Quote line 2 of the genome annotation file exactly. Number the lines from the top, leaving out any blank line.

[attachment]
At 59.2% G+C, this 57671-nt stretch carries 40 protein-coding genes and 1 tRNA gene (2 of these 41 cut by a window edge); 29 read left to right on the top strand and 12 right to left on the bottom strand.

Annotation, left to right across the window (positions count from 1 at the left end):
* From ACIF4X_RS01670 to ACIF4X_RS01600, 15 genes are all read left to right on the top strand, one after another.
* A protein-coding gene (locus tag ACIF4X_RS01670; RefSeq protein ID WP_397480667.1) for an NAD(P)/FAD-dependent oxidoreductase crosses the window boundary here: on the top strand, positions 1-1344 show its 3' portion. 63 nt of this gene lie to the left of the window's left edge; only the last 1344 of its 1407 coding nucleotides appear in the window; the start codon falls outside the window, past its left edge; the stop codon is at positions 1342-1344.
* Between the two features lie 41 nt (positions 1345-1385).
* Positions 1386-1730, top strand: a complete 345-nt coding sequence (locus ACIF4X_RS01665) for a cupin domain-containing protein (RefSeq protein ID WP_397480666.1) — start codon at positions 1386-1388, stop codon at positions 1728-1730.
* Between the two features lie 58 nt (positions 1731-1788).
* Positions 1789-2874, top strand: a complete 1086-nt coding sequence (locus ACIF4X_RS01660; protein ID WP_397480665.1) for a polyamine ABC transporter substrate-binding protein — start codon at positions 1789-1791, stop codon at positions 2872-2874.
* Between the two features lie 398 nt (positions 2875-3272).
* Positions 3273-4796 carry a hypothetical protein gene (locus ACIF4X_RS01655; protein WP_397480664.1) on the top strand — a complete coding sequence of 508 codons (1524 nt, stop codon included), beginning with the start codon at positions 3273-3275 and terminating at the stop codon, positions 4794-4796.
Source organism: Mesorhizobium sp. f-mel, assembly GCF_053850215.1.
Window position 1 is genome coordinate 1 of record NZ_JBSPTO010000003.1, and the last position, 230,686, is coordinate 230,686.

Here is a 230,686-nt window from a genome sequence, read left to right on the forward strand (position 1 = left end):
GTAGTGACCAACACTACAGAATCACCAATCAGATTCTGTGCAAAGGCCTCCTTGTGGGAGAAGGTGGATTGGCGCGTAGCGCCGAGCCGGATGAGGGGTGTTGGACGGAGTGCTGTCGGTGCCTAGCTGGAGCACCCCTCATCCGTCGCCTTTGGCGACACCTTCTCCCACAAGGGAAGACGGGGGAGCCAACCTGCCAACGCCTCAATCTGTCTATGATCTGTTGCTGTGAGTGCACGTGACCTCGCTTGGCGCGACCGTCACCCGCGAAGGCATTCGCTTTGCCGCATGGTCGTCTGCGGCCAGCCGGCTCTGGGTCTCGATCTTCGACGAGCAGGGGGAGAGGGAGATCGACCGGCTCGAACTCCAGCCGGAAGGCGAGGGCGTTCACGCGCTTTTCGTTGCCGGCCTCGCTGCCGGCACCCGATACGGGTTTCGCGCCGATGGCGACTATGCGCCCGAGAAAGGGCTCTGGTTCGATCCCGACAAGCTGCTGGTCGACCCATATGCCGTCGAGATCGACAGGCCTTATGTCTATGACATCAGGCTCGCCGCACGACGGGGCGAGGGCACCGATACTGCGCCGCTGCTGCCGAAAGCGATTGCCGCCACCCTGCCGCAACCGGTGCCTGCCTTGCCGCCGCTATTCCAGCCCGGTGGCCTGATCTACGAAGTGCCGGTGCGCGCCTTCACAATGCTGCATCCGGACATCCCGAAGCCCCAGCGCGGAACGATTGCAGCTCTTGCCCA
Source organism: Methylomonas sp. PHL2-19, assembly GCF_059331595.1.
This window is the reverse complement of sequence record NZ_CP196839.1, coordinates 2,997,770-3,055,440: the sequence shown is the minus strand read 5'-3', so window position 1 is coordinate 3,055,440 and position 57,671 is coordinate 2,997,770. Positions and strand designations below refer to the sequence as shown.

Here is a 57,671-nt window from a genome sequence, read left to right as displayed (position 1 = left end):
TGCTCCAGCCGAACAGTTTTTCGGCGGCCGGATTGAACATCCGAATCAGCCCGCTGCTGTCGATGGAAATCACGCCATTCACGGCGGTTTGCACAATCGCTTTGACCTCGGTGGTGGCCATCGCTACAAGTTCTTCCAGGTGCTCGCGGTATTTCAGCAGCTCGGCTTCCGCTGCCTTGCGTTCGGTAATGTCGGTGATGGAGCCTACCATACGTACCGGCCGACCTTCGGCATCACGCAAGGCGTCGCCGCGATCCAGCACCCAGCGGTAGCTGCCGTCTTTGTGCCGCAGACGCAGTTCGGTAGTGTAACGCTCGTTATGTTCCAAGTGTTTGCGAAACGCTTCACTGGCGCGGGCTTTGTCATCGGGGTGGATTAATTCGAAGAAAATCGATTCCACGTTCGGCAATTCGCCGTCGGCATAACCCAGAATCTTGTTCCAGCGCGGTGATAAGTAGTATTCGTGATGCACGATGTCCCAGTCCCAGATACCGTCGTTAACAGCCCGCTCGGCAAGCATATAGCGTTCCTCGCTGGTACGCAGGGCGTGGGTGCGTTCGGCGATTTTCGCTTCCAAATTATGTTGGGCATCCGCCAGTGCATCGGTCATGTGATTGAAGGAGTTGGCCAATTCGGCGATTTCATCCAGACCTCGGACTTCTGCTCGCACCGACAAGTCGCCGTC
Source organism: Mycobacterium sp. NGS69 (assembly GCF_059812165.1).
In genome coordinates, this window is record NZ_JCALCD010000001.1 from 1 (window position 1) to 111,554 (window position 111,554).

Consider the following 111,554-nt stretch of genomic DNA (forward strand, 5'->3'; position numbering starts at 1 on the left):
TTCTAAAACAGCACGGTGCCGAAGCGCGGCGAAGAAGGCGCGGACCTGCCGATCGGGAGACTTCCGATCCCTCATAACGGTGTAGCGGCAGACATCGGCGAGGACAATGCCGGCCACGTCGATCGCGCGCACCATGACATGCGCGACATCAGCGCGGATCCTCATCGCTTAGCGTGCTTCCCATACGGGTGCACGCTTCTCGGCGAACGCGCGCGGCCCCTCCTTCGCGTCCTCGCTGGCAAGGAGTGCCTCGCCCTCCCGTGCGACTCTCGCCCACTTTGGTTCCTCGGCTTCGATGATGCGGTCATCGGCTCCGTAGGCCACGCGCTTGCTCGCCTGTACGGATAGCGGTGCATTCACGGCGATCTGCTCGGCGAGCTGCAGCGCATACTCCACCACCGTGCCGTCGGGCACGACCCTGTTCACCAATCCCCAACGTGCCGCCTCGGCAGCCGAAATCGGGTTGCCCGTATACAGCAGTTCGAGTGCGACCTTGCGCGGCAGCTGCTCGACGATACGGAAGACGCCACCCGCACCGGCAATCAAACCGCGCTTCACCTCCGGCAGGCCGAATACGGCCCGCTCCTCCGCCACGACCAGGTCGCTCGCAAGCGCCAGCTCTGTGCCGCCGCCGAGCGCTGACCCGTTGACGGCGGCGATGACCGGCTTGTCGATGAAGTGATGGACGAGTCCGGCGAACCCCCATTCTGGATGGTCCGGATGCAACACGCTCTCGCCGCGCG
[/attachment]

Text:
Annotation, left to right across the window (positions count from 1 at the left end):